The nine songs that comprise 'Quit The Curse' come on sugary and upbeat, but their darker lyrical themes and serpentine song structures are tucked neatly into what seem at first just like uncommonly catchy tunes. Burch’s crystal clear vocal harmonies and gracefully crafted songs feel so warm and friendly that it’s easy to miss the lyrics about destructive relationships, daddy issues and substance abuse that cling like spiderwebs to the hooky melodies.
The maddeningly absent lover being sung to in '2 Cool 2 Care', the crowded exhaustion of 'With You Every Day' or even the grim, paranoid tale of scoring drugs in 'Asking 4 A Friend' sometimes feel overshadowed by the shimmering sonics that envelop them. Though the deceptively complex pop of Quit The Curse marks the debut of Anna Burch, it’s anything but the green first steps of a fledgling new artist. Growing up in Michigan, her fixation with music transitioned from a childhood of Disney and Carole King sing-alongs to more typically angsty teenage years spent covering Bright Eyes and Fiona Apple at open mic nights.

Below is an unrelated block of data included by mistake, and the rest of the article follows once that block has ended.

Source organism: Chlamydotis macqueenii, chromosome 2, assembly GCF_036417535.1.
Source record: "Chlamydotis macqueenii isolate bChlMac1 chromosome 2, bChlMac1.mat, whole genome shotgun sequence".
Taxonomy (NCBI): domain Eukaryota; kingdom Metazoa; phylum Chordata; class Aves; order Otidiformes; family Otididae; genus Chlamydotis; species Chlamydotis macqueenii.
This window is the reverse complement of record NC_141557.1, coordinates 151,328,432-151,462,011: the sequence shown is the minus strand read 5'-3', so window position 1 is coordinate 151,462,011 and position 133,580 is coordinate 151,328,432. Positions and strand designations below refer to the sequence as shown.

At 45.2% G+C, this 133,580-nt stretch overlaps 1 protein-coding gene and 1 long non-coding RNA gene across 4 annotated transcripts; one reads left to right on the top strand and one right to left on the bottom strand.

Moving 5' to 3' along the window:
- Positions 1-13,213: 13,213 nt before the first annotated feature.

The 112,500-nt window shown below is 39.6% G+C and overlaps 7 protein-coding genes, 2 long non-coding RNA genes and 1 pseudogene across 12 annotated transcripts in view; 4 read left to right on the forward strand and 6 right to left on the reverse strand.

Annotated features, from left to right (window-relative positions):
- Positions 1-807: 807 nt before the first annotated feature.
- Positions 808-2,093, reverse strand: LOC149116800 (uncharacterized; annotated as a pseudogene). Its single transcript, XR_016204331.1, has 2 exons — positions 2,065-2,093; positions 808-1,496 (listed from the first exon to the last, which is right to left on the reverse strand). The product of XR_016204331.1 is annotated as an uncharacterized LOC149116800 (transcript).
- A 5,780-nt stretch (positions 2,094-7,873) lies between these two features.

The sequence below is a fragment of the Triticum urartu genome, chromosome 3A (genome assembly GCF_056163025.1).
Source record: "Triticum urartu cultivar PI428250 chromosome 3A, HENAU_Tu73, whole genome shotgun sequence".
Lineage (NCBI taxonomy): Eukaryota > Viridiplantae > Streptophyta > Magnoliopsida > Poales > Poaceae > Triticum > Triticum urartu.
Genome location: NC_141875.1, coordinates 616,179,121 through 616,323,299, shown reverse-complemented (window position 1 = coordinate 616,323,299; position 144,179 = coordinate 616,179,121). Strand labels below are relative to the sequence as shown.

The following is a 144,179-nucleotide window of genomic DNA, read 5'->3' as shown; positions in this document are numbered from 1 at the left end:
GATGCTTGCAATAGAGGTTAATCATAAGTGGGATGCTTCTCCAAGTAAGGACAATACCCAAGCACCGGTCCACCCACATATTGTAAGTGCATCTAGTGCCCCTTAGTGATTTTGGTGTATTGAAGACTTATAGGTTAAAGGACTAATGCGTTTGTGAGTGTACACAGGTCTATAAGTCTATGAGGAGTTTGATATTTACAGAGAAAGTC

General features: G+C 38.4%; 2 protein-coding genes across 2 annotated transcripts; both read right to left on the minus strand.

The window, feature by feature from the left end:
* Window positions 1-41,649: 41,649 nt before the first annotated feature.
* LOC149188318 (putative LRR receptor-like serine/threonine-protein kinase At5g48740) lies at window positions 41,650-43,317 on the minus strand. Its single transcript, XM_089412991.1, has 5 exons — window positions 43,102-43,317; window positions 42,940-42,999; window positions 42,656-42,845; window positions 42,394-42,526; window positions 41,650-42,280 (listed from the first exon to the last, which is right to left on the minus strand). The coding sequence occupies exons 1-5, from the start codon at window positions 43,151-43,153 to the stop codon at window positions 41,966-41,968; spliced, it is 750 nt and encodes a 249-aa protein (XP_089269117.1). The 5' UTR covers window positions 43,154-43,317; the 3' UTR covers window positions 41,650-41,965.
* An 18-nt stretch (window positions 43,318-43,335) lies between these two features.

“To me this album marks the end of an era of uncertainty. Writing songs about my emotional struggles helped me to work through some negative patterns in my personal life, while giving me the sense of creative agency I'd been searching for.” Emerging from years spent as a supporting player, 'Quit The Curse' stands as a liberation from feeling like Burch’s own songwriting voice was just out of reach -- an opportunity, finally, for the world at large to hear what’s been on her mind for quite a while.
“Frank and gratifying all the same, Burch’s tightly structured pop is an invigorating take on an evergreen sound.” - Pitchfork
“Anna Burch is a veteran of the Detroit music scene, which helps explains why “2 Cool 2 Care,” the first single from her upcoming solo debut LP, lands like an old friend. There’s an instant familiarity and warmth to it that can be partially attributed to the song’s gentle sway — all oohs and ahhs and starry-eyed romanticism — but it hits even deeper than that.” - Stereogum